Head of credit research at Legal & General, Georg Grodzki, spoke on the future of the credit markets. Rather ominously, he said, ‘We are all a little bit clueless as to the impact of the next stage of the drama, we have had a number of false dawns already. Any new issue is now greeted with suspicion, there is a fear that it will reprice the market up.’

Grodzki did say that there was opportunity out there, but it would take a brave investor to seize such an opportunity in the current climate.

‘There is plenty of value out there for those who have the guts to do so, however this is unlikely. January and February may be rocky, but things may pick up by the end of Q1. Looking beyond one year, there’s is better value on offer.’

Eugene Yeboah, head of structuring - structured credit at Schroders, said that investors need to look at the underlying assets in an investment not the investment vehicle itself. However, Yeboah also said that, given the current market conditions, there was ‘tremendous value in investment grade synthetic CDOs [collateralised debt obligation].’

Professor Moorad Choudhry, visiting professor, Department of Economics, London Metropolitan University, and visiting research fellow, ISMA Centre, University of Reading, conducted two seminars offering delegates an introduction to securitisation. Looking at the current crisis, Choudhry said that, ‘we have seen that when securitisation goes wrong, it can do so in spectacular fashion. The crisis has thrown the ‘magic of securitisation into perspective. We cannot create gold out of base metals.’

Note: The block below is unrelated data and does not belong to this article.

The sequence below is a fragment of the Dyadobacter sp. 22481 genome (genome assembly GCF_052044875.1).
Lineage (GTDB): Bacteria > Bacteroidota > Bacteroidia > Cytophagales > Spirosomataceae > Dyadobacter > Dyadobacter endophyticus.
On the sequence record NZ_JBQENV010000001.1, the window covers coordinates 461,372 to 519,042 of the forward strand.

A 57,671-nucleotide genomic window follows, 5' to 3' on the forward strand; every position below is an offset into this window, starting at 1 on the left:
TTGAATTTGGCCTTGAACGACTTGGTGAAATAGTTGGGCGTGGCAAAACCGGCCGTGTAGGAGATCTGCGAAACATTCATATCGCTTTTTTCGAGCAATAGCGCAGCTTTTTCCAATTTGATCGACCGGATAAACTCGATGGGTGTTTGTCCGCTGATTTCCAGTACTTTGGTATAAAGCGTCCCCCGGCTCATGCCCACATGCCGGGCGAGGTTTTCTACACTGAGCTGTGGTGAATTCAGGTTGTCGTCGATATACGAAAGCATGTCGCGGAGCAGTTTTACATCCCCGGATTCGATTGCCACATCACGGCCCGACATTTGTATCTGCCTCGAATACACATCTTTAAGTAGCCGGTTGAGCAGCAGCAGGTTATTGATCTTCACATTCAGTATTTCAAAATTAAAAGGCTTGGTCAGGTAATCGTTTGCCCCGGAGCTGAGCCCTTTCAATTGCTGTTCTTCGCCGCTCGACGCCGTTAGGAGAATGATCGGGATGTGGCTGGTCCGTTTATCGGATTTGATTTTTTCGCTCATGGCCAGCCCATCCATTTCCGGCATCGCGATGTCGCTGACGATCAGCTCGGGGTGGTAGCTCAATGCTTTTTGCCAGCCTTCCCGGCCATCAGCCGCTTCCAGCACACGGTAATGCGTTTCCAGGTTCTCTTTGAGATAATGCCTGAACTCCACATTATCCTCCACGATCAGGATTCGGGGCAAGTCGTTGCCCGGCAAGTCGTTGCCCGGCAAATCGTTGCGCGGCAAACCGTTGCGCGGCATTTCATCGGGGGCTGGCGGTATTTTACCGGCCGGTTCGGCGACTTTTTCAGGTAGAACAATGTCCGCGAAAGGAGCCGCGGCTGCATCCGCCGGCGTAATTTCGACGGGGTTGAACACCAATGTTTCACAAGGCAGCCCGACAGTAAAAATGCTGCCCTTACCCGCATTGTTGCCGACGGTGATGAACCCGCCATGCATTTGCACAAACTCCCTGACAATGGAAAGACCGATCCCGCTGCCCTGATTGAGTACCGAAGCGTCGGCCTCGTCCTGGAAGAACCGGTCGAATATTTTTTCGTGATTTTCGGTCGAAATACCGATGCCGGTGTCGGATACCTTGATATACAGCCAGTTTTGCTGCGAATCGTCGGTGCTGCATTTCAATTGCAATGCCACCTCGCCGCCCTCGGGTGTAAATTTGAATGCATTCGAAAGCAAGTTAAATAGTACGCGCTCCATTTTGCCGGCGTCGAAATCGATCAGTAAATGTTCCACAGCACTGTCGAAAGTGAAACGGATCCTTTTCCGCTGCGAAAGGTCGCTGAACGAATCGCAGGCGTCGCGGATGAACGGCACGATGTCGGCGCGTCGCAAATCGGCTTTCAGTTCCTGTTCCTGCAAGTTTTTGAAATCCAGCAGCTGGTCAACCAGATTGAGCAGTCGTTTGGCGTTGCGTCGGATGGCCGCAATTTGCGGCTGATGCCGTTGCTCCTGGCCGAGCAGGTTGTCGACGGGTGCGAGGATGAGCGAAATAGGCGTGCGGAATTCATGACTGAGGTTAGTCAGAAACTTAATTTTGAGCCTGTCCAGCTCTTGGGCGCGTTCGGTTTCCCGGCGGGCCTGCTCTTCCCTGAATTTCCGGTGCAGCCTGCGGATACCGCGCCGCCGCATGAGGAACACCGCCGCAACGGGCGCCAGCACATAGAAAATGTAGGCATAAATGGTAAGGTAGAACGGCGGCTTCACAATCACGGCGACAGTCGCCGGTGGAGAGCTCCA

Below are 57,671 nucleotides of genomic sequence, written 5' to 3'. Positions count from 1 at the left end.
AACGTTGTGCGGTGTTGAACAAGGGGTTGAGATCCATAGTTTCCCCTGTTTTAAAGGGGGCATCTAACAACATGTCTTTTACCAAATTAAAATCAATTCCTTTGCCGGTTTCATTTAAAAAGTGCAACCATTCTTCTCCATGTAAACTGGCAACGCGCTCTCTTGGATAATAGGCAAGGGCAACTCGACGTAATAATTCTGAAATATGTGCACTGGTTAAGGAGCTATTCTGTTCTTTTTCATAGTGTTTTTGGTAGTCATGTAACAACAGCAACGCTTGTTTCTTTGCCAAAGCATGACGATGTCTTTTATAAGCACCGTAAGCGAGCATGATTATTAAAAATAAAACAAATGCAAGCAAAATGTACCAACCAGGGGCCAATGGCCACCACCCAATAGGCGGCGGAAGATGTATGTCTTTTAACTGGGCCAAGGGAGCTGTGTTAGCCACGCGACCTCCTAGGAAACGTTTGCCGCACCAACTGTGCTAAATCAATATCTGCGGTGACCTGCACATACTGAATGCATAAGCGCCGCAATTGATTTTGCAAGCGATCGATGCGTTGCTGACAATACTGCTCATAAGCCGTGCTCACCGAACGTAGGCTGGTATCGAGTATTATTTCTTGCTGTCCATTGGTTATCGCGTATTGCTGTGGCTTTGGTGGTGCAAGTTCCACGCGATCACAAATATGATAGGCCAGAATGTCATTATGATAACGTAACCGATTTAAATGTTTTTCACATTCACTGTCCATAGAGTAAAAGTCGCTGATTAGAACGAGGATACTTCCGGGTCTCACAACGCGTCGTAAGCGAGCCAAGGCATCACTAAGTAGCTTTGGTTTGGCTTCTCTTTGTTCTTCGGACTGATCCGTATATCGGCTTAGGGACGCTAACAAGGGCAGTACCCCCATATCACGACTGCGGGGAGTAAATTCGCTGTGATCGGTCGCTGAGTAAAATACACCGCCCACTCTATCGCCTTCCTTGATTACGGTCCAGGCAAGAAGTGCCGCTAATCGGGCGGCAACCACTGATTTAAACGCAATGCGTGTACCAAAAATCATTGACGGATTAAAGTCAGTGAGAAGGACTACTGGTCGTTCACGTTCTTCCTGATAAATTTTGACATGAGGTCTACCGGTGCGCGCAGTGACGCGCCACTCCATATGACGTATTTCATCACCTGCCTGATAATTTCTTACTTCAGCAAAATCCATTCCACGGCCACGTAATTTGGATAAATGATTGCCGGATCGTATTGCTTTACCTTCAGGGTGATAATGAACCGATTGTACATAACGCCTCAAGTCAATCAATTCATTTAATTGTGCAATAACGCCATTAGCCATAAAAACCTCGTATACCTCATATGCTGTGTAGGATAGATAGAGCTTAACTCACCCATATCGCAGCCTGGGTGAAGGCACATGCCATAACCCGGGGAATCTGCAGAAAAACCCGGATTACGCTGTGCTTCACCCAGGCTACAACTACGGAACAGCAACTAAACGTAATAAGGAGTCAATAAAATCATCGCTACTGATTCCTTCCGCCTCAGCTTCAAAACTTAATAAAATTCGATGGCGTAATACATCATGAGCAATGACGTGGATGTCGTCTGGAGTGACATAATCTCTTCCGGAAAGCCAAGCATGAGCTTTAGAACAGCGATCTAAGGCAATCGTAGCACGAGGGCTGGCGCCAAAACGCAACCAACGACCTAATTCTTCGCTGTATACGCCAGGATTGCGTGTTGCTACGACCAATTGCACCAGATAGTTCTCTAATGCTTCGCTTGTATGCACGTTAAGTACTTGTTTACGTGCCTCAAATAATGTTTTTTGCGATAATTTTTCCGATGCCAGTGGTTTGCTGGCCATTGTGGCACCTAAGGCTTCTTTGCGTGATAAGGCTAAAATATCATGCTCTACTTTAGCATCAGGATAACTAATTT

Also addressing the seminar was partner at Orrick, Herrington & Sutcliffe, Sharad Samy, he said that a form of extendable commercial paper could help to ease funding difficulties for conduits. These mechanisms allow conduits to extend the term of commercial paper, while paying a penalty rate of interest. ‘This way the vehicle doesn’t have to default, it could pay the penalty and wait for the market to reopen. It’s a nice idea,’ he said. However, Samy admitted that the advent of the specialised investment vehicle lite (SIV-lite) had ‘pushed the envelope a little bit.’ He was of the opinion that banks would now need to look at the market value of vehicles as a true test of their worth.

However, Dermot Hardy, head of treasury, Aareal Bank AG Dublin, said that in the current uncertainty, it is difficult to find a direction of causation, making the task of identifying the root cause of events very difficult. Hardy also said, ‘the European Central Bank and the Fed have given us an excellent response, by offering a discount rate and making liquidity available to halt any possible liquidity crisis.’ To see an end to the current uncertainty, Hardy claimed that we would have to wait to see the banks’ audited Q4 reports, to gauge the full exposure of financial institutions, and after that a return of liquidity would herald an end to this unprecedented crisis, he said.

Sean Hannigan, financial analyst, Standard & Poor’s said that he did expect delinquencies to increase in 2007, as a result of 23 per cent UK non-conforming mortgages coming up for refinancing, 30 per cent will be refinanced in Q1. He said that we ‘will begin to see the full effects of these actions in March, April and May 2008.’

Despite many conference delegates and speakers speaking hopefully about the coming months in the securitisation market, Neil Ryan, head of Asset Management, senior vice president, Wachovia Bank, was somewhat more pessimistic about the coming year.